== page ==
The legal aid cuts are ideological. Let’s start fighting them now

Any of us might need a lawyer one day – so ignore the silly wigs and defend them.

Sign Up

Get the New Statesman's Morning Call email.

Who is going to defend the lawyers? Until very recently, Britain had one of the most equitable legal systems in the world. Yet, in the face of cuts that are carving up the living tissue of justice in this country, our advocates are finding it remarkably hard to plead their own case.

Since 2012, the government has slashed legal aid, the public spending set aside to ensure that the poorest have access to good defence. And yet there is barely any public outcry. Labour’s call for another review of the legal aid changes has been largely ignored by the press, as have the protests by many judges, who are not usually noted for their civil disobedience. The demonstrations against “reforms” that have left battered women, asylum-seekers and disabled people without any legal protection have been attended mostly by lawyers – and by one nice lady who reliably shows up dressed in a tinfoil Lady Justice outfit, whatever the weather, which is as good a metaphor for the British criminal defence system as any I’ve come across.

Granted, the legal system is not the easiest client to defend, especially not when Tory austerity is already brutalising health care, welfare and education. But good lawyers don’t only take cases that are easy to win. Public-service lawyers take every case that deserves defending. And right now legal aid needs defending, or there’s going to be a miscarriage of justice that will stain our conscience for generations.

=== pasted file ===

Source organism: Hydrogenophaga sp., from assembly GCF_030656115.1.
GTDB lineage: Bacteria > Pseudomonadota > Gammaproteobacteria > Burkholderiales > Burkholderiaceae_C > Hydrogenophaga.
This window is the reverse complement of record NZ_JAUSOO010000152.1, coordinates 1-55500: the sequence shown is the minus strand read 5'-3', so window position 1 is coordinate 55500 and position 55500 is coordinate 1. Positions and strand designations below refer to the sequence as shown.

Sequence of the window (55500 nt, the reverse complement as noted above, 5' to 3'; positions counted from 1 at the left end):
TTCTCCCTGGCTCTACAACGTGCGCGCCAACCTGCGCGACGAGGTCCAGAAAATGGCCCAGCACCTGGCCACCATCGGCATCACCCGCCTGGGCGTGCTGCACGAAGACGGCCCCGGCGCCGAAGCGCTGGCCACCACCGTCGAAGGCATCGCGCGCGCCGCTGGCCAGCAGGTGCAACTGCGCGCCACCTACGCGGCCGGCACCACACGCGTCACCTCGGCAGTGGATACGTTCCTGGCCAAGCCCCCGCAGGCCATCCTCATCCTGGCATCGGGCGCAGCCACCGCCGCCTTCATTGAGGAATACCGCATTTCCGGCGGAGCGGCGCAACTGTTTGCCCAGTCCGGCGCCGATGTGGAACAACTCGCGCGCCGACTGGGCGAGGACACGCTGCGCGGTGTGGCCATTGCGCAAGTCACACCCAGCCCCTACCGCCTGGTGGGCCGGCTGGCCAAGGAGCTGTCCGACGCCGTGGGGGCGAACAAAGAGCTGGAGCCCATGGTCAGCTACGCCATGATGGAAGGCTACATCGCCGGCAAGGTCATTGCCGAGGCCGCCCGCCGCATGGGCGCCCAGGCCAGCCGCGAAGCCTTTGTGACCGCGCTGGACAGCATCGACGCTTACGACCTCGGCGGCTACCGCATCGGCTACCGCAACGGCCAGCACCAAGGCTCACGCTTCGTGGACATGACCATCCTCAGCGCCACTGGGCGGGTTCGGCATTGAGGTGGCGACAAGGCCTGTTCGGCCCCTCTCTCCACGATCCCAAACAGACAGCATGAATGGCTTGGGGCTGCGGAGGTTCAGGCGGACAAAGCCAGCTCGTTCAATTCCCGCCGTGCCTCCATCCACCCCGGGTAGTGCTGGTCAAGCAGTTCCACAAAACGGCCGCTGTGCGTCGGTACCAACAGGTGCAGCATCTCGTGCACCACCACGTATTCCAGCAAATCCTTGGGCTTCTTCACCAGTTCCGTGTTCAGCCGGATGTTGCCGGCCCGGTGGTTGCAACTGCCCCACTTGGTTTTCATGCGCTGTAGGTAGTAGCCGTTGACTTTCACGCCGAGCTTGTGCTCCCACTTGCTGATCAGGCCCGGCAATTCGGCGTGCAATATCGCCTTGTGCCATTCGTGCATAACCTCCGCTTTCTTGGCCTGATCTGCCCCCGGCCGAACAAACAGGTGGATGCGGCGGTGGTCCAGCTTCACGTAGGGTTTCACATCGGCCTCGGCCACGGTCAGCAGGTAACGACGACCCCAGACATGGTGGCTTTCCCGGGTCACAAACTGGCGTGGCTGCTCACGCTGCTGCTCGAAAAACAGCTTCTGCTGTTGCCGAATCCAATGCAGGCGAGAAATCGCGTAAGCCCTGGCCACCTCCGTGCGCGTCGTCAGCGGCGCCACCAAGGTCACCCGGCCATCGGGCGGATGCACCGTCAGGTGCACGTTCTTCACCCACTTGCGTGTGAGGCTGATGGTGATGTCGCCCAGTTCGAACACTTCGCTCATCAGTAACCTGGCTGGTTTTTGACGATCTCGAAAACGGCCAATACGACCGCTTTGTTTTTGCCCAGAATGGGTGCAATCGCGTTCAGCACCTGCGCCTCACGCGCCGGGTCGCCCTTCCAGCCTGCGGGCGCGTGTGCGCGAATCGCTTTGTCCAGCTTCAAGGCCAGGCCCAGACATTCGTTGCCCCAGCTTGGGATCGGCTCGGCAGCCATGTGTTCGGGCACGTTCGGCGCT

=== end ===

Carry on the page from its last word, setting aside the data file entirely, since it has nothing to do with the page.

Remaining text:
Defending doctors is hard enough these days, and most of us can imagine, however nervously, a time when we might need one of those. Nobody likes to envision needing a lawyer. And yet legal aid lawyers are to their corporate counterparts precisely what harassed GPs are to private plastic surgeons. While the top tier of the profession gets paid to make the rich look less monstrous, thousands of public servants are doggedly setting broken limbs, wiping brows and patching up the sucking chest wound of the welfare state. Nobody goes into legal aid law for the money. Graduates go into it because they believe in social justice more than they believe there ought to be a yacht in their future. But that choice is now getting harder, as firms around the country close following Justice Secretary Michael Gove’s cuts to the tendering process for service provision contracts. A 2013 report showed that 50 per cent of young legal aid lawyers earn less than £20,000 a year. Young people who leave law school with enormous debts (thanks again, Michael Gove) are finding that they simply cannot afford to dedicate their lives to the public good.

It’s not just about the money. Money matters, but the cuts that are being made are strategic, and they are ideological. Most punishing of all is the new residence test, which denies all public help to anyone who has been a British citizen for less than a year, marooning at a stroke tens of thousands of refugees, asylum-seekers and immigrants, as well as victims of domestic violence and human trafficking. In fact, the legal aid cuts appear to have been designed to deny a fair hearing to those at the sharp edge of government austerity – to welfare claimants, immigrants, domestic violence victims.